When the three boys, Legs, Beamer and Loosa, come in from the big pasture, it always makes my heart twinge a little. I have had to separate the herd for Filou’s sake and, while everyone has adjusted well enough to the new routine, the boys seem to miss togetherness a bit more than I can bear at times. For meals, I lock the barnyard crew — Andante, Filou, Boo, and Belle — into stalls and then open up the back stall doors and the pasture gate, so the boys can wander in. They are always doing something to get my attention and I am so grateful for that. So, yes, I will reach out the window and scratch an ear.
And, yes, I will let them eat together in one stall.
And, yes, if it felt so good to be here that you laid down to take a nap, I will not wake you.
Do not think for a moment that I am the only one working around here. When Gordy is not traveling, you will find him hoisting a muck rake or mowing, mowing, mowing. This is a luxury we are not used to, and no matter how much work it is, we will not complain. We have green grass and so much of it that the horses cannot eat it all down. So we are always mowing something.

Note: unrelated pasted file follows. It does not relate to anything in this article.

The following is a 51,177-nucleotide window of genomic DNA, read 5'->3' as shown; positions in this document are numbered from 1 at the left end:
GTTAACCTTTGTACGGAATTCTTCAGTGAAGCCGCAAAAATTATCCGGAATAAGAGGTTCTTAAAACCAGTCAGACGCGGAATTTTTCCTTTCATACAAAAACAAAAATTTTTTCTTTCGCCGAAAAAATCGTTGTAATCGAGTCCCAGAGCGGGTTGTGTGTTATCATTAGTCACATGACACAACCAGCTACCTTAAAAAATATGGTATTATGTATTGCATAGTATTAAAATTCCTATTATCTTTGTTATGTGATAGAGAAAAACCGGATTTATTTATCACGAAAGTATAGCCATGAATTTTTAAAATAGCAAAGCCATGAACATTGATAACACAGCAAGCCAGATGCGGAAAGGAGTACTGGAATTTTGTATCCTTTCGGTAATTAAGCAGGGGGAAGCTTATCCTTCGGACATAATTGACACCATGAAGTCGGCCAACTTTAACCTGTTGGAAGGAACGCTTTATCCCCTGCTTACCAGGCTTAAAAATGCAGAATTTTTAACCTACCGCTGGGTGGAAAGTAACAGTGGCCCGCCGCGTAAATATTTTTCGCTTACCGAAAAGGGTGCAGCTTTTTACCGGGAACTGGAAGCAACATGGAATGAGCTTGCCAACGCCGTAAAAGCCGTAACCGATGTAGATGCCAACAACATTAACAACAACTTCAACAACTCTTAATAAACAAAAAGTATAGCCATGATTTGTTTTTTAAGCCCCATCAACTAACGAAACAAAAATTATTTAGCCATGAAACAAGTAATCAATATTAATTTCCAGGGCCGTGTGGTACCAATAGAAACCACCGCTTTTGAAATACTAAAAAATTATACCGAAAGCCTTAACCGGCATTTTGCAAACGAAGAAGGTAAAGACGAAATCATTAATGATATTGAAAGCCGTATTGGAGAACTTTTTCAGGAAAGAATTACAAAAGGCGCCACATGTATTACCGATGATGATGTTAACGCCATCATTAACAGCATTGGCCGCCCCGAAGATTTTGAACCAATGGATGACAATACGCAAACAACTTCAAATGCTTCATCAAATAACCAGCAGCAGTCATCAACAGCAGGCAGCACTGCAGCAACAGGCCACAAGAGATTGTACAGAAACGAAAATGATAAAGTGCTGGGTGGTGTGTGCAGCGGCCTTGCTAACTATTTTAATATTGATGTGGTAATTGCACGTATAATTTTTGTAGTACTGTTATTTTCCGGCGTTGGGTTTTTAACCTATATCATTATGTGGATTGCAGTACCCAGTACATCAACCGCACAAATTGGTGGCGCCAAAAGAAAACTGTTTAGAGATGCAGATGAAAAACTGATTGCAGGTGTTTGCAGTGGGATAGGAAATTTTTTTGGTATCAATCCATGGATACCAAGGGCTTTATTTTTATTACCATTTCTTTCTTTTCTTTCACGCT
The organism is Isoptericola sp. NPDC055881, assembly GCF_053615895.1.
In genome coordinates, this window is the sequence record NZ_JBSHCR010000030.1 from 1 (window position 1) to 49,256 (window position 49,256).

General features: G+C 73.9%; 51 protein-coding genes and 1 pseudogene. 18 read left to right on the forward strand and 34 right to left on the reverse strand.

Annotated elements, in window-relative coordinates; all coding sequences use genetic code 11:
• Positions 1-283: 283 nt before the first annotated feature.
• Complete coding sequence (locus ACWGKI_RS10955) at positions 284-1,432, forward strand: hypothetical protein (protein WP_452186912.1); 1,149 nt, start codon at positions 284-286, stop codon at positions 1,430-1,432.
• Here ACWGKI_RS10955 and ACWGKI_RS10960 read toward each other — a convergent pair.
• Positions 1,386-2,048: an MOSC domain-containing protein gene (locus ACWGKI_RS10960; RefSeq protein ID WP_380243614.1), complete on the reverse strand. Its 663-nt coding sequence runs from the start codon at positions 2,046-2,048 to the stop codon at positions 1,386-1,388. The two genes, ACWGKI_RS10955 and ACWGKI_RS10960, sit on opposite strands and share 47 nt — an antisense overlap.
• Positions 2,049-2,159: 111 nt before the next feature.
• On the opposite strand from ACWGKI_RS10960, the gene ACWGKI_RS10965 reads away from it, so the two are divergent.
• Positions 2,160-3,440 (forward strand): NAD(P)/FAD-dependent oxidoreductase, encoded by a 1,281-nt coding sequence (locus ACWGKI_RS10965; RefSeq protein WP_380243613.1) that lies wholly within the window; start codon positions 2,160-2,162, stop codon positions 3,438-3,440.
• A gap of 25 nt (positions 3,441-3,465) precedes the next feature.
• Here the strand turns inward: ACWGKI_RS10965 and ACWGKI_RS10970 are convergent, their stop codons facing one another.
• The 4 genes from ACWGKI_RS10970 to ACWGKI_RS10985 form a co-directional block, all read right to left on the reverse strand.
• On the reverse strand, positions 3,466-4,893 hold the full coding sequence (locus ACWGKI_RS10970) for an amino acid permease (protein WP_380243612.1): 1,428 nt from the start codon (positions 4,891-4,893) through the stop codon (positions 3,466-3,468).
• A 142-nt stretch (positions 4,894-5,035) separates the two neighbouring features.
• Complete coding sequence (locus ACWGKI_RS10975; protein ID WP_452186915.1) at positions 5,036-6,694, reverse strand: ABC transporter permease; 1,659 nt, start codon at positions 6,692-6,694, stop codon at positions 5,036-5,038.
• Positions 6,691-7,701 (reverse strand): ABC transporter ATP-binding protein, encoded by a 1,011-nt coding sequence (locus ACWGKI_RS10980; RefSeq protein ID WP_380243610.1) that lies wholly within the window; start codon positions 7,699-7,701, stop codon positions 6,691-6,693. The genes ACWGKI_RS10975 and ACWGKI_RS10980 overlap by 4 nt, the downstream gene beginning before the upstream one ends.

The farm, our farm, IS a lot of work; it is also a great source of joy and personal satisfaction. It’s not just the big picture of it, but the little scenes that make my heart sing. A hundred times a day these things catch me – – first my eye, then my heart. I am swept up in the beauty of it, the intimate moments that arise because we are woven together, both two-legged and four-legged, in a web of caretaking and daily living. Someone is always eager to share those moments with me.
And, at the end of the day, when we go up to tuck ourselves into our two little rooms, we stop to watch the sun set over that beautiful barn and know what a good, good day it was.